Wednesday, January 8, 2014

Long sucky days

Greetings from Pu'er. We are supposed to be in Jinggu but didn't make it last night. The schedule said "today will just be a long sucky day". However, since the previous day was long, we met at 8 for breakfast. We didn't get to the first sample site until after lunch and then couldn't tell if it was upstream or downstream of a tributary. So we had to sample both places. Darn. By the time we were done with those it was 5:30 pm and an hour until sunset and 2 hours to the next sample site. We got there at 7:40 pm and found a gravel mine to get us down to the river. No over bank samples though because the entire mine was made of material pulled directly from the river. It would have been hard in daylight to find a good over bank site. Sieving in the dark didn't seem like a good idea because it would be so slow. Most of us forgot headlamps for the trip. The evening is the worst time of day for me, sickness wise. So, I sat in the car and used the headlights to give them some light. Adrian found a sandy spot. Yue used my iphone light. Veronica is organized and had a headlamp. Because when we didn't sieve last summer, we didn't end up with enough sample, we filled two gigantic bags with sample. We should have enough for the big sample we need, but may not have enough fines for the smaller grain sizes we are collecting to use depending on the results of Adrian's experiment. And no over bank sample. Below is a picture. 

After that we had a lovely dinner at a little roadside restaurant and met some professors and people from shanghai visiting a former student doing the Chinese version of teach for America in the rural place we were (basically a highway exit truck stop). Dinner was good and made me feel better.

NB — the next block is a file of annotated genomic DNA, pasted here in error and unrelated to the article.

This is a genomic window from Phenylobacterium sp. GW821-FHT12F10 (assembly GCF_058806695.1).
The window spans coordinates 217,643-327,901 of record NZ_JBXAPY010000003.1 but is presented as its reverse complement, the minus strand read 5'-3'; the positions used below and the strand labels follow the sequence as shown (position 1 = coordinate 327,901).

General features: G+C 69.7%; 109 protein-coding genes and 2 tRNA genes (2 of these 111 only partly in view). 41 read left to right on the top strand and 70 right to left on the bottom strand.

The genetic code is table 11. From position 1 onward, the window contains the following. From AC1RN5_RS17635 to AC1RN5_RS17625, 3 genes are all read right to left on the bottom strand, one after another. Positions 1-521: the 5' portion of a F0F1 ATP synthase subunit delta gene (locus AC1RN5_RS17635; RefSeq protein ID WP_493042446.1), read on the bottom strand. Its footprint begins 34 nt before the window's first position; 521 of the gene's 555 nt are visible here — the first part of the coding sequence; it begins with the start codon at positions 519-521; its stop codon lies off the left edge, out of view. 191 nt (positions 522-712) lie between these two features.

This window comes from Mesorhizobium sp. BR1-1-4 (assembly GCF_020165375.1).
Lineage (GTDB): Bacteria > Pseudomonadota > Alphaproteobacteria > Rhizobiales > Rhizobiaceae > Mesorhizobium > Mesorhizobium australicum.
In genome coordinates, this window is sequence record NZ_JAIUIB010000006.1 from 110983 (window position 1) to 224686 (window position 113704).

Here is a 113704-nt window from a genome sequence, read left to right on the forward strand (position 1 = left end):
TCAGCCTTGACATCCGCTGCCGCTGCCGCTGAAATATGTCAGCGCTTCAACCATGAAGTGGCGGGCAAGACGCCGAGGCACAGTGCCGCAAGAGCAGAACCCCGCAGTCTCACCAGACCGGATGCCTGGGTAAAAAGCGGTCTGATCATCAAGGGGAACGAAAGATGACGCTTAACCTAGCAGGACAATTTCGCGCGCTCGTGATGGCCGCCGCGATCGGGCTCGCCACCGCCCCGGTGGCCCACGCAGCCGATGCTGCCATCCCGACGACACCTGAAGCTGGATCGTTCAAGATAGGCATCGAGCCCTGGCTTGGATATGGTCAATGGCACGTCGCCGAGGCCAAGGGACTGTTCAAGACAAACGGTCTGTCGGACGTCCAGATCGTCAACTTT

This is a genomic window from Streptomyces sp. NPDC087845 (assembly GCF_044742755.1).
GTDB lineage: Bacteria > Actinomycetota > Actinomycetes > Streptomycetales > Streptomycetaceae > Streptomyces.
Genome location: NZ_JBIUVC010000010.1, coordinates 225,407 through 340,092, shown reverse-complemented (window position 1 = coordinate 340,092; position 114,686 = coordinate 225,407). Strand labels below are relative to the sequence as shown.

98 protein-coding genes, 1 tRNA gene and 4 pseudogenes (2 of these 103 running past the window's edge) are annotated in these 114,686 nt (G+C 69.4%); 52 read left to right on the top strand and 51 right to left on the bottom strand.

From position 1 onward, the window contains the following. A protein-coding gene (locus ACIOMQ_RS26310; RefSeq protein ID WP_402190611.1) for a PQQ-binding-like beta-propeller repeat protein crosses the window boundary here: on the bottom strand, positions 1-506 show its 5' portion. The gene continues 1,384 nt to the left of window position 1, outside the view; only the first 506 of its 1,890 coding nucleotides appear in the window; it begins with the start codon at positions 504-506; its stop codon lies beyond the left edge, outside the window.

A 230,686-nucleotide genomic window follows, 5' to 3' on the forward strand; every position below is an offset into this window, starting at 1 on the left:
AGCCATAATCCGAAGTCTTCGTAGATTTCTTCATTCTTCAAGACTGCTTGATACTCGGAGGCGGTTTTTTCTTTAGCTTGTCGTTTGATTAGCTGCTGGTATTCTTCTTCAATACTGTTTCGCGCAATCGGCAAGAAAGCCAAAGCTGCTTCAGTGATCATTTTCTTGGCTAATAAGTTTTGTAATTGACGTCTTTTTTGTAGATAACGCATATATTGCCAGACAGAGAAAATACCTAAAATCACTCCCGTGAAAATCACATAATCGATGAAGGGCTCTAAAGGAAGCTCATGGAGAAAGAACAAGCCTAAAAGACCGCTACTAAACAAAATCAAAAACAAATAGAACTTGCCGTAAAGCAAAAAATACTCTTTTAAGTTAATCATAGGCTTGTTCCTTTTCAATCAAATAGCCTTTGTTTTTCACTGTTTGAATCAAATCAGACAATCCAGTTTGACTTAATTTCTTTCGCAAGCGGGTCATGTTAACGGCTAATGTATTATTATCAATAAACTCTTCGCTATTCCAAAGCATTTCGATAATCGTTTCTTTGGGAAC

We still had 3 hrs to our planned destination but I started to get tired and to feel really sick. Chinese expressways have lots of really bright lots on them and I found myself squinting to see. Pretty awful. Then I got really sick and had to stop and throw up over the side of the highway rail. Yuck. But I felt better after. At least I know the baby is still doing well. 

We decided to stop in a big town on the way to our site. Yue found us a hotel and we got here at 11:15 pm or so.  After a quick shower I was in bed and trying to get rested for today. Today we resample sites from last summer and because 3 samples are for Adrian's project, we have a ton of sieving to do. 

More later. 


Tuesday, January 7, 2014

Stupid GIS mistakes

Hopefully this will be supplemented with a post from one of the students. Also, Adrian's trip to China post has gone missing.... I will try to find it. 

In any case, a quick update from me. Today we had a long day of driving. Two sample sites. We got to the first site pretty easily and were done sampling by noon. Yue and I looked at the iPad to figure out where to go to the second site. The location on the iPad didn't look quite right to me, but I quieted my concern and went with it. After lunch at a road side noodle and BBQ chicken stall, we drove through an awful construction zone (as in a road under construction while we used it). We got through that and just about to the sample site when Yue said she couldn't see the sample points on the GIS anymore. Hmm... Turns out all the driving (at least 3 hrs) was completely the wrong way to the wrong place. It took us another 2 hours to get back to the highway and another hour back to honghe. I feel so stupid because I knew that it wasn't the right spot. We couldn't go get the sample because we were 5 hrs from it, plus sample time, plus 3 hrs back to town. And it was 4 pm. 

We won't be able to get the sample now because it would put us an entire day behind schedule. We decided that cutting a day from somewhere else wasn't worth it for a 109 km2 basin with 10 years data, particularly because we weren't positive which river the station was on. 

Anyway, it was completely my fault and the tour of the road under construction and banana plantations were interesting but collecting the planned sample certainly would have been better.